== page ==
Selenium has become one of the most widely used automation tools today. Many tasks required for online testing are automated, including title checking, website navigation, link clicking, etc. Many developers already use the entire set of Selenium features, but few are aware of the ability to run tests in headless browsers. Even fewer people use this strategy in their daily testing. You can boost your testing performance to new heights with headless browser testing. Web browsers are an essential aspect of SeleniumWebDriver’s UI automation. Web automation testing requires the launch of a browser and then the execution of test cases on the browsers.
However, when we run Selenium tests on any browsers, we frequently encounter issues such as poor browser rendering, interference from other apps running on the system, etc. Apart from these, most of today’s CI systems are non-UI (such as Unix-based systems). Therefore, for executing the test cases on those systems, we require a way to run the different test cases in a Non-GUI mode. This is where the headless browser enters into the picture, which aids in the execution of Selenium.
Why do you need headless browser testing?
- Compared to actual UI testing, headless browser testing is often faster because it does not wait for the complete page to render before taking any action.
- The test can be done even if the system has no real browser installed.
- In parallel testing, if numerous sessions are launched simultaneously, the testing can be completed without the requirement for human interaction. Similarly, the user can work on multiple projects at the same time.
- Only a few Headless Browsers support screenshots, such as Chrome and Firefox.
- For Selenium script debugging, we can temporarily turn off the headless mode in Chrome and Firefox.
Is headless browser testing with Selenium possible?
Headless testing is possible with Selenium. We mostly used the HTMLUnitDriver in prior Selenium versions, a headless driver that provides a non-GUI implementation of Selenium WebDriver. Selenium now supports headless versions of actual browsers like Chrome, Firefox, and Edge in the latest versions of SeleniumWebDriver 3 and Selenium Webdriver 4. In addition, selenium provides several options for running these browsers in headless mode.
Why should you run your tests in a headless browser?
The following are the advantages of running a Selenium test case in headless mode:
- It is not always practical to install real browsers on distant workstations when we need to run automated test cases remotely on a server or build and release pipelines for continuous integration servers. Instead, we can use headless browsers to execute automation tests efficiently.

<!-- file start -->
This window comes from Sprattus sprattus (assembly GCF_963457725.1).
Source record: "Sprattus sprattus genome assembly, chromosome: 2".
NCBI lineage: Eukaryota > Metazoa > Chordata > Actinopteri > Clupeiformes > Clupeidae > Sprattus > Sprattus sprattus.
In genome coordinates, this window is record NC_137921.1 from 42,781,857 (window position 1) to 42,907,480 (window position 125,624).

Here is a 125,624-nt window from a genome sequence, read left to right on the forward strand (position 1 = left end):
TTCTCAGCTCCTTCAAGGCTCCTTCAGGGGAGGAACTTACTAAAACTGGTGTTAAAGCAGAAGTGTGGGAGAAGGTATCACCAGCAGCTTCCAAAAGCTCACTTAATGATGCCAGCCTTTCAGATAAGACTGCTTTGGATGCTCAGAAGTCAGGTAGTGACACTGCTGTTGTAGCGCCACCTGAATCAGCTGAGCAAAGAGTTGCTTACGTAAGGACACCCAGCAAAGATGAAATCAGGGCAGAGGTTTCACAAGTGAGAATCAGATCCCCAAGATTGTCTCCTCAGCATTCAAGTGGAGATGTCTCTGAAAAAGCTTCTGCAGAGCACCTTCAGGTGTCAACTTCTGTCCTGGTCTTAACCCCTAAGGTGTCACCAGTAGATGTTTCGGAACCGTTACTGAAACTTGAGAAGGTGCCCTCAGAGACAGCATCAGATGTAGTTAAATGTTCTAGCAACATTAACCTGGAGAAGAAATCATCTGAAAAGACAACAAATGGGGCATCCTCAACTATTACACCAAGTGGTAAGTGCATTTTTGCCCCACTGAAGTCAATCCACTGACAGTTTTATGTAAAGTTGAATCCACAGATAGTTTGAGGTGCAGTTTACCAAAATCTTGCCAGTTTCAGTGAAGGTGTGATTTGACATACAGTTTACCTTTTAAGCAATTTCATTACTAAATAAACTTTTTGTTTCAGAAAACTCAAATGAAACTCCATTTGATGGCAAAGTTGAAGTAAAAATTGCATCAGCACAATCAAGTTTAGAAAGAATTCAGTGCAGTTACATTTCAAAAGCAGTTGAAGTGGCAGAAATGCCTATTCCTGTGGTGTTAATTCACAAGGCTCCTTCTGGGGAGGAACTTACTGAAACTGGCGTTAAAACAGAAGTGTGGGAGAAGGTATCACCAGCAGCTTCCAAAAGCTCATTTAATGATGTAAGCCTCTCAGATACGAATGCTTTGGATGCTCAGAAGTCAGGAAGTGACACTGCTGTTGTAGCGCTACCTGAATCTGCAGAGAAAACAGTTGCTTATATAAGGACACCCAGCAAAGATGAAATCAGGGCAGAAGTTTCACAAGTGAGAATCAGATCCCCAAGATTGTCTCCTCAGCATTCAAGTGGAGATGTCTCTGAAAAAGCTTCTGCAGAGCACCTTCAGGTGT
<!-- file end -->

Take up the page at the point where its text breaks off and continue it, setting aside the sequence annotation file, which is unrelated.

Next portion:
- When running Selenium tests, you’ll need a computer to handle the web browser’s visuals. We can eliminate this requirement and test in a broader range of devices with headless testing—servers, Docker containers, etc.
- Headless browsers are an excellent alternative when writing a web scraper or data extractor that has to visit websites and collect data. We see web pages and obtain data since we are not concerned with functionality in these circumstances.
- The tester may repeatedly want to emulate multiple browser versions on the same computer. You should utilize a headless browser in that scenario, as most allow you to simulate several browser versions.
- You can use headless browsers for multitasking. While the tests are operating in the background, you can do whatever else with your browser or computer. We can save hours by not gazing at the screen.
Running Selenium headless browser tests using Headless Chrome
Headless Chrome is a technique to operate the Chrome browser without the complete user interface in a headless environment. Headless Chrome gives you a real browser experience without the memory drain of running the full version of Chrome. Since version 59, Google Chrome has supported headless execution. Selenium WebDriver has a class called “ChromeOptions” that allows you to customize Chrome’s default behaviour by specifying various options. One of these options is the “headless” mode, which runs the test cases when Chrome is in headless mode. The following code snippet demonstrates how to use the ChromeOptions class to pass the “headless” option.
A headless browser is a phrase for browser simulation programs that do not include a graphical user interface. These apps run like any other browser, except they don’t show any user interface. So, for example, when Selenium tests run on headless browsers, they do so in the background.
Almost every current browser has the option of running in headless mode. The headless browser testing in Selenium means conducting the test cases on a browser that doesn’t have a GUI. It’s best to run the tests in headless mode to get the most out of them in the least amount of time and do other things on the same workstation without disturbing the automated browsers.